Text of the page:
The only car I can see that isn't causing a big difference between team mates is the Honda but it is rubbish and the two drivers have very smooth driving techniques. Maybe putting an aggressive underteer or oversteer driver in it would vault it up the grid.

It will be interesting to see what next year's tech regs do to this phenomenon. Maybe the return to slicks will allow the drivers to lean harder on them and balance out the driving styles
Date Added: 15/09/2008

I'm glad you mentioned BMW, Steven, because I think their driving team is an example of what can be done when the car suits one and not the other. Nick has made no secret of the fact he didn't like the F1.08 from the beginning but he has knuckled down, with help from the team, and made it work for him. Robert now finds him so threatening that he has complained about not getting the same amount of input from the team!

The point is really that it seems Kimi either isn't kicking up as much fuss within the team or their efforts are not working. The gap to Massa does not appear to be lessening - if anything, it's growing. Like you, I don't believe it's an inability to set the car up that is hampering Kimi, but it may be that he is not able to shout loud enough for the team to hear. It doesn't seem his style to complain too much, anyway - he's more the type who grits his teeth and gets on with the job.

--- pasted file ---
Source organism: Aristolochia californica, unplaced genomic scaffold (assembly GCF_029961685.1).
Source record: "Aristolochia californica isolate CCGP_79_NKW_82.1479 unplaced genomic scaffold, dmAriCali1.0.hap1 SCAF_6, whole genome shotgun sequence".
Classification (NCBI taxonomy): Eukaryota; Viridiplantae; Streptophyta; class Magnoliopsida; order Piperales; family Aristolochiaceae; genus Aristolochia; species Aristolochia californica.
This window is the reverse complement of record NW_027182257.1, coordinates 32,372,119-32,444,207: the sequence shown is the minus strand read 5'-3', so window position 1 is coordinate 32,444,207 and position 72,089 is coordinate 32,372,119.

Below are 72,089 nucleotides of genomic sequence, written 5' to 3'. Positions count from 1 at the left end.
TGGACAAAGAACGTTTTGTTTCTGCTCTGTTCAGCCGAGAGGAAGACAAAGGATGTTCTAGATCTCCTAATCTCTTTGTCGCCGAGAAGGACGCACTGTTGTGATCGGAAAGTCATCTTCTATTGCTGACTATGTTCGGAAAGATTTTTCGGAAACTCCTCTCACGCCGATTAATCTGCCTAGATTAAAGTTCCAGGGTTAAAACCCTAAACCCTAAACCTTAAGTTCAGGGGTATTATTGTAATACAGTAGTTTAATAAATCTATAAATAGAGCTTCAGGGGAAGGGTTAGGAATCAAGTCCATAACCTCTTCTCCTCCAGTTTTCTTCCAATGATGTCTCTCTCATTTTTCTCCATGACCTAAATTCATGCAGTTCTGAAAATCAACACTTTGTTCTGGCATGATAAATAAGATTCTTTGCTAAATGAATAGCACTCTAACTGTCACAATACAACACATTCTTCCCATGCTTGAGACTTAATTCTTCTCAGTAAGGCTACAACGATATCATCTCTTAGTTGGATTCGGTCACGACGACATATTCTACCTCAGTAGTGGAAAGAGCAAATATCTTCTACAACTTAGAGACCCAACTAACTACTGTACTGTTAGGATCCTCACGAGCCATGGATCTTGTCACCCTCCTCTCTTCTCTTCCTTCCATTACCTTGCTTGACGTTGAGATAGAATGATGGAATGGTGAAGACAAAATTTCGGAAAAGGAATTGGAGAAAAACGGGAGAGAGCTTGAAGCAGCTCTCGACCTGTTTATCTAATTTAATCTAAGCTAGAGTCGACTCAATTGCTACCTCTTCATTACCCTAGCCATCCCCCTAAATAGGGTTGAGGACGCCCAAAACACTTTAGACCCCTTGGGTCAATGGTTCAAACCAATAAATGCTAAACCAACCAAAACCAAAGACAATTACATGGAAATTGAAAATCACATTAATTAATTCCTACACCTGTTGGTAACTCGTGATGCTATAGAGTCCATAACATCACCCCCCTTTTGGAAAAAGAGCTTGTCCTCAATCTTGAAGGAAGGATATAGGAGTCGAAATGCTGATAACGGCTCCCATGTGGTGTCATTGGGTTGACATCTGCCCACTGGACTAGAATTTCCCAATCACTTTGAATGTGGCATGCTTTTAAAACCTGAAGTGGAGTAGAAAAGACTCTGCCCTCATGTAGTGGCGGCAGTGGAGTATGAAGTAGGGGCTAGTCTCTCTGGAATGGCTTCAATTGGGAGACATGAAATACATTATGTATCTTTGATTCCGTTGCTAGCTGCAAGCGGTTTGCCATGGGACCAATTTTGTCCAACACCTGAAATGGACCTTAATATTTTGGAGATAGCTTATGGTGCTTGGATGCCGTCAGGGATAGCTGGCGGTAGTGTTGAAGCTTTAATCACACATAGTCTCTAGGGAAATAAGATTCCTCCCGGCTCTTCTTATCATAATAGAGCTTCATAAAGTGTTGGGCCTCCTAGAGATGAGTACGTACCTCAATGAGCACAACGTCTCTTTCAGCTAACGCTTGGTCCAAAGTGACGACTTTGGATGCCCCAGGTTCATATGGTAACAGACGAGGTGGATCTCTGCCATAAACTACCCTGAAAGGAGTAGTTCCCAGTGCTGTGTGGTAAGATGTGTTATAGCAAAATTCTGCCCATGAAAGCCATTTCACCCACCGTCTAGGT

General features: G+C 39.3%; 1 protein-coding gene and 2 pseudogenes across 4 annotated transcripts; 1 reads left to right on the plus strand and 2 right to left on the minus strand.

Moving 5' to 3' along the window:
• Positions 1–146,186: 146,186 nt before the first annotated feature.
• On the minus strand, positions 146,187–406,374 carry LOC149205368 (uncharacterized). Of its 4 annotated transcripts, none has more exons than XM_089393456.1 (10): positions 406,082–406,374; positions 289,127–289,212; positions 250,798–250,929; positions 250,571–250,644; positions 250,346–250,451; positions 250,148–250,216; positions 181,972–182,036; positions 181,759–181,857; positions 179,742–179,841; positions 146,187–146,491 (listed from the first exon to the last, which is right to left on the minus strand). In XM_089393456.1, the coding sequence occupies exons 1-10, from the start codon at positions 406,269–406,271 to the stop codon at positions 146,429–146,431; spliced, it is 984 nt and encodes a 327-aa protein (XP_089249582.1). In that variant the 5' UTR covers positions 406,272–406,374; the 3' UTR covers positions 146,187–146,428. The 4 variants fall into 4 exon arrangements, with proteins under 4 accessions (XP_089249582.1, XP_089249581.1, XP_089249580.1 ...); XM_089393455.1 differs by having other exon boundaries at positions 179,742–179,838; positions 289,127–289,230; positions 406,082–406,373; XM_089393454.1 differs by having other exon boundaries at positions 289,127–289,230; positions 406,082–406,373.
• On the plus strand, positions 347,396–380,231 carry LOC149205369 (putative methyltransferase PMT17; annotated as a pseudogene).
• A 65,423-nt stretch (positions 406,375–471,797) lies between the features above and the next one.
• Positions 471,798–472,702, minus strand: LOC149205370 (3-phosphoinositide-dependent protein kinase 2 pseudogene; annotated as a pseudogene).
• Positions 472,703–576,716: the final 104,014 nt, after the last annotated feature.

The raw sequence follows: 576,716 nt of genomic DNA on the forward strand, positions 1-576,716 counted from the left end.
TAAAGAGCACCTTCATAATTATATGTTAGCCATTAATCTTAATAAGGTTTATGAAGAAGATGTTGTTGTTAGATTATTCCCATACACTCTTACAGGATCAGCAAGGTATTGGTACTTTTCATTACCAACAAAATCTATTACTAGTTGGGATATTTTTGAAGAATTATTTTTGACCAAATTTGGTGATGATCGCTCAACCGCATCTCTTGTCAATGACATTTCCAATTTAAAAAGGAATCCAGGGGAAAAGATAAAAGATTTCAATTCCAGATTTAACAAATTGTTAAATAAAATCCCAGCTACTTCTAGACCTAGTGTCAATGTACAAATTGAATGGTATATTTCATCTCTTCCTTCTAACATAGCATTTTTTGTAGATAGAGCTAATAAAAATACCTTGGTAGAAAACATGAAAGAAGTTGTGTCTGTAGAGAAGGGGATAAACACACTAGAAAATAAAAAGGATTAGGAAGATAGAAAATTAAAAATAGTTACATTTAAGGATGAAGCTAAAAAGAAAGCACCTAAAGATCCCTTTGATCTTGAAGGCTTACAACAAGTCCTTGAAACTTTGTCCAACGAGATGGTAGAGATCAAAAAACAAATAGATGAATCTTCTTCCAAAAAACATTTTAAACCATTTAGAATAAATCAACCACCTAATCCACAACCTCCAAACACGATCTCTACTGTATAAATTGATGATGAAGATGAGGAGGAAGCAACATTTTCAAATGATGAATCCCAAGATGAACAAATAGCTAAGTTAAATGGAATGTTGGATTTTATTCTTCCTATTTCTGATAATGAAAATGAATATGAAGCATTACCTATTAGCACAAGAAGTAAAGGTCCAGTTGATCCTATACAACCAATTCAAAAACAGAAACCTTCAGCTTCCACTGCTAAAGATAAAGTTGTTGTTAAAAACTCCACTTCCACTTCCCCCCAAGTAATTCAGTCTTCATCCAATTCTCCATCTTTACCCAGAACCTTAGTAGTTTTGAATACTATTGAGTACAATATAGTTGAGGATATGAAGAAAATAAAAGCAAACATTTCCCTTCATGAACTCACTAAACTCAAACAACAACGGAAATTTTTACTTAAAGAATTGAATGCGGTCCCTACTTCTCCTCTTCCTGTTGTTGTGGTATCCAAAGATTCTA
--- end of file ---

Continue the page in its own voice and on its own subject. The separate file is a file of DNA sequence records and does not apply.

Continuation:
Next year should bring some interesting changes but maybe not in the areas we expect. After all, everyone said that Massa would not cope without traction control but he seems to be doing reasonably well even so. ;)
Date Added: 15/09/2008

One thing for me is that I do not doubt Raikkonen's ability as a driver, whatsoever, I still think he's as good as he was in a McLaren ability wise and can be but like you say everyone needs the right team and car. In the years of Schumacher dominance, it wasn't merely Schumacher that dominated the sport like everyone seems to forget, it was the combination of Ferrari, Brawn & Co alongside Schumacher that proved to be a winning Formula.

I don't doubt Kimi at all, in my view he's still one of the best drivers in the sport and will continue to be probably until retirement.

If the problem is the car not suiting his style, it wouldn't suprise me that Kimi hasn't made a fuss, it's just not like him at all.

Date Added: 15/09/2008

I would tend to agree with you, Pootle, but then that makes Kimi's decision to extend his contract harder to understand. He says he's happy at Ferrari but how can that be when they are not giving him the car he needs? It all looks odd to me...
Date Added: 15/09/2008

Steven Roy
My guess would be that the handling of the Ferrari is so extreme that it would take a major design change to make it happen. I don't think we are looking an new suspension pieces or a bit of aero hear and there. I think the problem is fundamentally inherent in the design. Ferrari have tend to make cars that understeer slightly but this one is extreme. I would reckon Kimi intends to do what he can with it and it may be that in return for extending his contract he has insisted on certain things happening with next year's car.

It would have seemed more logical for him to hold out until next season to extend his contract when other teams could have been competing for his services and he would then have known who had best got to grips with the new technology. I assume in return for an early signature he will get a car more to his liking next season.
Date Added: 15/09/2008